Concrete conversations

Options for efficient concrete walls abound

Custom building with ICFs

Custom building with ICFs

Photo courtesy of arxx corporation

Sustainable Space columnists Lori Brown and Greg Kallio are professors in the College of Engineering, Computer Science and Construction Management at Chico State University.

Concrete continued
In my last column, I talked about the insulating concrete form (ICF) wall, the most popular type of concrete wall for homes in North America. This wall system places rigid insulation (usually expanded polystyrene, or EPS) on both sides of a structural concrete core. The EPS panels serve as the concrete form during pouring and curing, and also provide for a high, whole-wall R-value. This “all-in-one” simplicity explains their popularity.

Locally built
Bob Scardina, of R.A. Scardina Builders in Chico (, has built several ICF homes and structures in the Bay Area and currently has two infill projects in the Avenues. One project (on Ninth Avenue) is aimed at moderate-income, first-time home buyers (1,500 square-foot homes) and the other (on 11th Avenue) will have larger two-story homes. Both projects will utilize 6-inch ARXX forms (, which produce walls with an overall width of 11.5 inches and finished-wall R-value of R-22.

Super strength
Another type of insulating concrete wall system uses removable metal forms. Rigid plastic foam insulation is placed between the forms and held in place with a grid of non-conductive ties. Steel rebar is generally added and then concrete is poured on either side of the insulation. Once the concrete has cured, the forms are removed and can be re-used with minimal maintenance. The Thermomass form system ( is an example of this type of wall.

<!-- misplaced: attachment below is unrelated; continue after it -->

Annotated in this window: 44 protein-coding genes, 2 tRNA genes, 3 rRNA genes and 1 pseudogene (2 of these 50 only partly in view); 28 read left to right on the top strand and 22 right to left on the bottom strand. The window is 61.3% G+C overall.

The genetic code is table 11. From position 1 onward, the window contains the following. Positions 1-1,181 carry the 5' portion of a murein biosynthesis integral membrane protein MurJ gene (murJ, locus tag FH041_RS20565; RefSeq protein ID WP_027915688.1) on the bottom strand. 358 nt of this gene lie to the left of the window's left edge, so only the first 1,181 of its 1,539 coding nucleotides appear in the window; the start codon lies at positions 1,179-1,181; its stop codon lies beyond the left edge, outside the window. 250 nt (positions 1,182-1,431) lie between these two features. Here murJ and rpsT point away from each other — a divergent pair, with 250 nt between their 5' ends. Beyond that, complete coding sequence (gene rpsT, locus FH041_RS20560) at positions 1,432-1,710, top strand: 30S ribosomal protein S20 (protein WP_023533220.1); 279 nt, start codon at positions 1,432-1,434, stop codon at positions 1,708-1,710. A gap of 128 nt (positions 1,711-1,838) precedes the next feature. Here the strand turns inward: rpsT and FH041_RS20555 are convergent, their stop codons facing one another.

While not as quick to erect or adaptable as ICFs, this system has a few advantages: 1) the forms are much stronger and greater heights can be formed in a single pour; 2) the insulation is better protected against damage; and 3) the cooling thermal mass effect is better utilized by having the concrete next to the living space.

A typical installation has at least 3 inches of extruded polystyrene (XPS) insulation, sandwiched by 4-6 inches of concrete on the interior and 3-4 inches of concrete on the exterior. A 3-inch thickness of XPS produces a whole-wall R-value of R-16 with significant thermal mass properties. The R-value can be increased by 5 per additional inch of XPS.

Lots of labor
Concrete masonry unit (CMU) walls have been used in the South for many years. They usually consist of stacked and mortared concrete “cinder” blocks (8-by-8-by-16-inch is common). The cavities inside the block allow the addition of grouted rebar to compensate for the lack of tensile strength.

Ungrouted cavities can be insulated, but normally foam insulation panels are attached to one surface to provide the needed R-value. While the materials are inexpensive, construction of CMU walls is more labor-intensive than most other concrete wall systems. Check out the Masonry Advisory Council’s Web site,, to learn more about the many types of CMU walls and finishes.

Modern manufacturing
A more innovative concrete block product is autoclaved aerated concrete (AAC), a closed-cell aerated concrete product that provides both structure and thermal insulation. A gas-liberating chemical reaction during processing allows the concrete to expand to about five times its original volume.

The result is a lightweight, insulating, fireproof product that can be cut, drilled, nailed, screwed, routed and milled with common tools. E-Crete (, a leading AAC manufacturer, produces blocks with thicknesses of 4 to 16 inches (R-4 to R-16). Like CMUs, these blocks are set with mortar and reinforced with steel rebar.

Surfaces can be finished with conventional materials such as stucco, siding and drywall. Additional insulation material can be added to the building wall; however, the AAC block thickness is usually chosen to provide the required wall R-value.

More next time …
Further discussion on types and variations of concrete walls—plus relative costs and performance—will continue in my next column.